From the Woman on Campus: Knowing Your History
In high school, I constantly grumbled at the lack of South Asian representation in my curriculum and the (American) world at large. At the time, I remember wondering, “how do I know who I am if I don’t even know where I exist in this society?” I promised myself that I would one day reclaim my history.
Last week, the Simmons community had the privilege of hearing Dr. Ibram X Kendi speak with President Wooten about his book How to Be an Antiracist, which weaves together his journey and the larger history of Black Americans. During this talk, Dr. Kendi emphasized the importance of academic institutions allocating space and resources for students to learn about their history. Hearing this, I felt my blood surge up my throat, words swirling on the tip of my tongue that I couldn’t quite voice. It’s like 18-year-old Saloni was clamoring through the depths of my memory and declaring, “Yeah, this is why you’re at Simmons!”
In high school, I constantly grumbled at the lack of South Asian representation in my curriculum and the (American) world at large. At the time, I remember wondering, “how do I know who I am if I don’t even know where I exist in this society?” I promised myself that I would one day reclaim my history. So, when applying to Simmons, I had some questions:
- “Will I get to learn about my history, or will I only have access to White stories, conventions, and perspectives?”
- “Will I be erased in a sea of White noise?”
If you’re a student of color, maybe you’ve also grappled with these thoughts. And, look, all students fear whether or not they will belong in the community they choose to join. All students face insecurities about their ability to make their voices heard. However, students of color face unique challenges that are exacerbated by the racist policies that created the inequities in contemporary American education. And while I knew I wasn’t going to find a school that was a post-racial utopia, I needed to go where I could name, explore, and submerge in this dissonance.
When would I finally address the gnawing hunger for my own history?
Flash forward to the spring of my first year when I stumbled upon the words of Adrienne Rich in my leadership class. (Shoutout to Dean Norman!) In her essay, "Claiming an Education," she asserts that “responsibility to yourself means refusing to let others do your thinking, talking, and naming for you; it means learning to respect and use your own brains and instincts; hence, grappling with hard work.”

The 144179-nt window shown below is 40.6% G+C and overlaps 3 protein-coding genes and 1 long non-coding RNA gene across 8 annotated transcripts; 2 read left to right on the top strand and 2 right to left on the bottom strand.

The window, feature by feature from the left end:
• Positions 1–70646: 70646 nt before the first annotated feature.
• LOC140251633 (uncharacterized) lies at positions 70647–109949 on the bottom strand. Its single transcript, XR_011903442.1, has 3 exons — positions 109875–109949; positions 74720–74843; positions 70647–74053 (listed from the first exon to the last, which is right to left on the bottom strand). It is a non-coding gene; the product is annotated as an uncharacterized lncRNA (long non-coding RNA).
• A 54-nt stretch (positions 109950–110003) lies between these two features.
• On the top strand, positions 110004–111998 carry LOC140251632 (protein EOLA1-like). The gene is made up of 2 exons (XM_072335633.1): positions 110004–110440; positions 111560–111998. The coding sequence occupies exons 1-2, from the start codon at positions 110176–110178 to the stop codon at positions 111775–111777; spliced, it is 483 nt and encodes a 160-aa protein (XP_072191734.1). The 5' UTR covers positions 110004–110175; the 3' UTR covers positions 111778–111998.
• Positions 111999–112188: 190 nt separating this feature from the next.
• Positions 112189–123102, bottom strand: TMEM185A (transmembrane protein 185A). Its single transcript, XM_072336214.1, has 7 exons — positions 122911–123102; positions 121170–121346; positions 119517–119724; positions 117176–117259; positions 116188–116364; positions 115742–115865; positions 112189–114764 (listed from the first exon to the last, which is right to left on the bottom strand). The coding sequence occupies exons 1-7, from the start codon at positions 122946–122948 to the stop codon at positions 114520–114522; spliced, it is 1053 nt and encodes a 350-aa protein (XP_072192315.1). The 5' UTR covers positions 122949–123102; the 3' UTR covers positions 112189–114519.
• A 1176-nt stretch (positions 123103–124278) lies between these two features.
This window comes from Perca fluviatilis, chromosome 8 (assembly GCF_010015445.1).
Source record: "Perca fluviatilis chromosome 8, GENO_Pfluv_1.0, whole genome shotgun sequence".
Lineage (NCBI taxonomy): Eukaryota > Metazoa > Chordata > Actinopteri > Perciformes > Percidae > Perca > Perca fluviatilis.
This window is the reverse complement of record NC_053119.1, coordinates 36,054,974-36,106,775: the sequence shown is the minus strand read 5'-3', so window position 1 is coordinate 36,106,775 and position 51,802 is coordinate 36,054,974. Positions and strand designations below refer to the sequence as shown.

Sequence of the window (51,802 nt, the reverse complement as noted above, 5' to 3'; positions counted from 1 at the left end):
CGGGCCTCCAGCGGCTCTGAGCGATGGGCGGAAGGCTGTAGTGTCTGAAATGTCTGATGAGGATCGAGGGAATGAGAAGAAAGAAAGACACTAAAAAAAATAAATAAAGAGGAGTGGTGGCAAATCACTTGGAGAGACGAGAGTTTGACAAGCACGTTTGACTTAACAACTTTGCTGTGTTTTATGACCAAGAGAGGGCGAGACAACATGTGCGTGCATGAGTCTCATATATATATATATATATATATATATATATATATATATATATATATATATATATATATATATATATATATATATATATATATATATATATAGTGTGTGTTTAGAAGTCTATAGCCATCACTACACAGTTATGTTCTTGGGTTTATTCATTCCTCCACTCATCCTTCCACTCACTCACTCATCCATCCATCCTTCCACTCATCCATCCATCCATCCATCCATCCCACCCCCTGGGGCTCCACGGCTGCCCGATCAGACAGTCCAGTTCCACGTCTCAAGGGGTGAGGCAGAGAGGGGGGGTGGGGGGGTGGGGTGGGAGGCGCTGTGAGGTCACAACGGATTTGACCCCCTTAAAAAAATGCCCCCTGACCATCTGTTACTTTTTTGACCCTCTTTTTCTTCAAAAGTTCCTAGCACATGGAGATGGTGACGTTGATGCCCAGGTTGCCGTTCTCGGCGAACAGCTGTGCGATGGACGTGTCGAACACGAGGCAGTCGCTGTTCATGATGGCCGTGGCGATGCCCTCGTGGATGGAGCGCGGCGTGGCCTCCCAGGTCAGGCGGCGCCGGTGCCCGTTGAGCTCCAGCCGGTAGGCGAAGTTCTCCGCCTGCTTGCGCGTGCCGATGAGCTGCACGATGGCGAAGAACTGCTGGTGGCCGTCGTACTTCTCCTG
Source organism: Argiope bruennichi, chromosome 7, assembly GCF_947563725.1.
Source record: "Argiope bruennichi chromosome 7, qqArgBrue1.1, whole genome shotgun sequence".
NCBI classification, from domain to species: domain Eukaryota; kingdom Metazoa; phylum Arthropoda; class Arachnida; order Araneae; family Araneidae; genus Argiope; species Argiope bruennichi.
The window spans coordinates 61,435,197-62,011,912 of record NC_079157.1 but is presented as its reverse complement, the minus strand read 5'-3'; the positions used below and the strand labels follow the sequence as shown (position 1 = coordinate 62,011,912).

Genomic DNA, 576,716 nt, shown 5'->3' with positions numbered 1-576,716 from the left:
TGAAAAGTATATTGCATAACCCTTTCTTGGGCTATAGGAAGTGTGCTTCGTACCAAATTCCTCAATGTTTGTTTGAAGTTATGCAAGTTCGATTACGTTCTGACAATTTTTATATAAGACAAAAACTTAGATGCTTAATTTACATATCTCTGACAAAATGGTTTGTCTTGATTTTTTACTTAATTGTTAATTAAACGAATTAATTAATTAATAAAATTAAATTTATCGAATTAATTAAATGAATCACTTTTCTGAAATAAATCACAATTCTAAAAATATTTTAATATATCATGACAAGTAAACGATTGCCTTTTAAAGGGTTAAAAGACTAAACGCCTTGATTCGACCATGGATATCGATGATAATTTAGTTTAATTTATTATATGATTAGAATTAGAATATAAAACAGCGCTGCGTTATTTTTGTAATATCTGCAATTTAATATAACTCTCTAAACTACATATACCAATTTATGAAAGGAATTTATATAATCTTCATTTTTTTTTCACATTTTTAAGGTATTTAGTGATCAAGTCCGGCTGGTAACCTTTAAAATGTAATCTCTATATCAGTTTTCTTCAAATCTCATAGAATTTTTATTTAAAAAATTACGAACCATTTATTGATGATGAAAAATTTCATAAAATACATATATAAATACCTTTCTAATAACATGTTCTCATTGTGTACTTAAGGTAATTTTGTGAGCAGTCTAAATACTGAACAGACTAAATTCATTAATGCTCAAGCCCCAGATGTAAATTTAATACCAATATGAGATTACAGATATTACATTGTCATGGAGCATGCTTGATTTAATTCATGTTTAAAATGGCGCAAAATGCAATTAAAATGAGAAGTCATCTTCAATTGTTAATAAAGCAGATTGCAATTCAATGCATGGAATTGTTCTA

I paused and examined my academic journey at Simmons thus far. Was I on the path to claiming my education? When would I finally address the gnawing hunger for my own history?
Luckily, I go to Simmons, where there are resources at every corner, if you’re willing to look. One such experience available to students is the SURPASs research grant, a paid, mentored summer research/creative scholarship experience for undergraduate students. At first, I hesitated to apply; I thought it was only for STEM projects. However, after extensive conversations with my professors, I realized that I could study anything under the sun, including (gasp) South Asian history.
I applied to study the history of South Asian Americans. I found my mentor, Professor Grossman, enthusiastically supportive of my longing to uncover how South Asian Americans construct their identity against the backdrop of American culture and policy.
Despite COVID, Simmons adapted its plans to ensure that SURPASs could continue this academic year. Each week, I spend a few hours poring over texts about different theories about how South Asian Americans came to this country and where we are going. Though I struggle with moments of doubt, I remember Dr. Kendi’s advice to President Wooten about the goal of young people at schools like Simmons: “To be a leader is to lead change.”
This project allows me to lead myself through my uncertainty and doubt to a space of critical inquiry and self-reflection. I get to sift through and reconstruct the fragments of my history. My research empowers me to own the contradictions of my existence, to stand upon my mess, and say, “I’m trying to figure this out.” And the most intriguing part of this process? I know that I am at the very beginning of a lifelong journey of exploring the nuances of my identity.
Our Woman on Campus, Saloni Kumar ‘23, writes about her experience as a college student, giving us a closer view of the undergraduate culture of Simmons!
Follow her on Instagram.